In my ideal college of art there would be no qualifications awarded and no fees paid. (I’m fantasising obviously). There would also be no requirement to leave at the end of three years. The main currency would be art work, which would be properly archived. There would be an expectation to show work internally in both group and solo exhibitions. These will be frequent. There will also be exhibitions open to the public which happen when staff feel that the reputation of the college can only be enhanced by a particular students exposure rather than at the arbitrary end of a term of study. These exhibitions will be superbly well displayed and organised. We will all be encouraged to take pride in them and they will represent a realistic aspiration for all those who attend the college. Given everything I have said about this college, I am not sure if ‘staff’ is an accurate term, maybe these are the people who have been there longest.
*For the purpose of these notes the term artwork refers to an object or a picture made by an artist that doesn’t change. If I visit a painting I last saw thirty years ago, it has stayed the same. I have changed, the whole world has changed, but this painting is the same. This is one of the important attributes of art. Also an artwork is not a document of a process or cluster of objects that must be arranged as an installation, nor is it photography, film, video or text. I make this point not to dismiss these endeavours or in any attempt to exclude them from serious contribution to culture, but to delineate the concerns of my imaginary college. So take your melting ice sculptures and decomposing piles of leaves to another imaginary college. I’m sorry but you can’t come to mine.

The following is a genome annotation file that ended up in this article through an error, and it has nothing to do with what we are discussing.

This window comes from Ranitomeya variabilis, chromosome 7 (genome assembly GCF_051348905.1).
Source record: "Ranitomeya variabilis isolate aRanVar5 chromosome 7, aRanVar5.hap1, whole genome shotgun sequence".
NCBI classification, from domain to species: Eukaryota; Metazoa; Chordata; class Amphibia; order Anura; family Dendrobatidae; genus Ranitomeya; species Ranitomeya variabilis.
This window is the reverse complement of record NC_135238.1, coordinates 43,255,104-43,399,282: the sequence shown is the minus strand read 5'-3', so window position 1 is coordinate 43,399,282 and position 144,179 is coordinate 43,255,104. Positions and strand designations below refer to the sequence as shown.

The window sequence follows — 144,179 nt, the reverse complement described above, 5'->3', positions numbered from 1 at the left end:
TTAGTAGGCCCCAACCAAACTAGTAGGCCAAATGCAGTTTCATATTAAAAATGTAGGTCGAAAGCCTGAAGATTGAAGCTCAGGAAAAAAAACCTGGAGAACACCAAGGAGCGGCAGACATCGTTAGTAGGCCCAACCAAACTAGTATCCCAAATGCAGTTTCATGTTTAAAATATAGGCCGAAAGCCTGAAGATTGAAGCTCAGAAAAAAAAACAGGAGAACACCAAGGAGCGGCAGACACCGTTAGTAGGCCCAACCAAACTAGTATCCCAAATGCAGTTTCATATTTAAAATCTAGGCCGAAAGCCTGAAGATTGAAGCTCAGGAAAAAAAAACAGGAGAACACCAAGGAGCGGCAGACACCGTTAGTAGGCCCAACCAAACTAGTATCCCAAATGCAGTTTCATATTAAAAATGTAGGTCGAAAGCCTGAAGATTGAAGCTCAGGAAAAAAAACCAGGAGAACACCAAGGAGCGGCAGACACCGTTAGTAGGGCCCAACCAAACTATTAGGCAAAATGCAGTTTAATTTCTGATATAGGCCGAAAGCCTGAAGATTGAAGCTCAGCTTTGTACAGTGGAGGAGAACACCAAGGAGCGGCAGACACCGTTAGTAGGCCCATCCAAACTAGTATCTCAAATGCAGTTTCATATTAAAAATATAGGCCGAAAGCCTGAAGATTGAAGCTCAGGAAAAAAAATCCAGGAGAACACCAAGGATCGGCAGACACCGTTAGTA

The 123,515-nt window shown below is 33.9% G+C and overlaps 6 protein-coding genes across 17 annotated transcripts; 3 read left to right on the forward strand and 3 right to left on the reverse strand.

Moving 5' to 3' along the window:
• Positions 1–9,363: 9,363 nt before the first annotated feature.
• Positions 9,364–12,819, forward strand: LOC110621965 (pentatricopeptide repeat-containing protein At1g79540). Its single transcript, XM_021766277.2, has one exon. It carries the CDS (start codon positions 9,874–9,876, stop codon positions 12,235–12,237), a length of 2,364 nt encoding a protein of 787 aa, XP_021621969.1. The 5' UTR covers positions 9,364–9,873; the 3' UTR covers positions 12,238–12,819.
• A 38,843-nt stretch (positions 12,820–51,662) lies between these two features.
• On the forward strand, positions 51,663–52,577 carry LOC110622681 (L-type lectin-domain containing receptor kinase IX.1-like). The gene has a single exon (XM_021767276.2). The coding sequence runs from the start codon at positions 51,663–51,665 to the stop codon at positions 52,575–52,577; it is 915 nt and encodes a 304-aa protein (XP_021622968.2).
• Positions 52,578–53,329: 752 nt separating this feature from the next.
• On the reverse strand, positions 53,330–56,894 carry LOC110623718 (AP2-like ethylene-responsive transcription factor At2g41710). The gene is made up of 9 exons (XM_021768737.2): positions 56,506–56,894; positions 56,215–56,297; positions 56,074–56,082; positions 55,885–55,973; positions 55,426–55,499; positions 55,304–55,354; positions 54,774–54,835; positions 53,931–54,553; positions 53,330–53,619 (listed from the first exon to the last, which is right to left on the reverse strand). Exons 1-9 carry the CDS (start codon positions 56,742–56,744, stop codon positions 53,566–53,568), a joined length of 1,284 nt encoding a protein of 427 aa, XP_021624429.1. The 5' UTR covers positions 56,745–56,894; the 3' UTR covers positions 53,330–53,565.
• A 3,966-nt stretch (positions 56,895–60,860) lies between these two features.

Here is another drawing. I’m working slowly these days. I enjoy making decisions slowly. The title is not important, its named after a jazz tune by the great Fats Waller. I should thank my daughter for commissioning this drawing. It meant that I actually completed it, and that inspires me to commit myself to finish at least six of the many drawings I seem to have abandoned. Leaving work unfinished is a trick that can feel like way of holding on to it’s potential. It’s also sometimes a way of waiting for a readiness to accept what is emerging, at least enough to proceed. I’m happy to sit in my studio doing nothing at all, except listening to music. This drawing has an embryonic sibling, but I wont attend to that until I have spent some time with two larger drawing which have been brought back to life. I wouldn’t hold your breath.
I have become involved in the running of Dartmoor Pechakucha .
Dartmoor Pechakucha is a monthly event where artists and makers show images to each other and members of the general public. There are very strict rules to avoid it becoming boring or any monopolising of time. There are also opportunities to chat informally over a drink. The first one was a great success and it serves an important function in a place where visual culture is poorly served. Odd, because Dartmoor is a beautiful place that attracts visually oriented people. Thanks to Joanna Brown for most of the hard work to get this up and running.
I have no idea why this drawing took so long.
04.05.2017 Since posting this image it has been selected for (and is now prominently displayed in) an exhibition called ‘DRAWN’ at the RWA in Bristol. It will be on show until June 4th 2017. It’s a large open submission exhibition of drawings from the South West and I am naturally very pleased to be included.
Mike Smallcombe photographs my latest drawing 3rd of Many. Thanks, Mike.
I am very happy to be the artist in residence at Celf o Gwmpas
Here I am, working from nature and pleased to demonstrate how to capture the movement of a waterfall.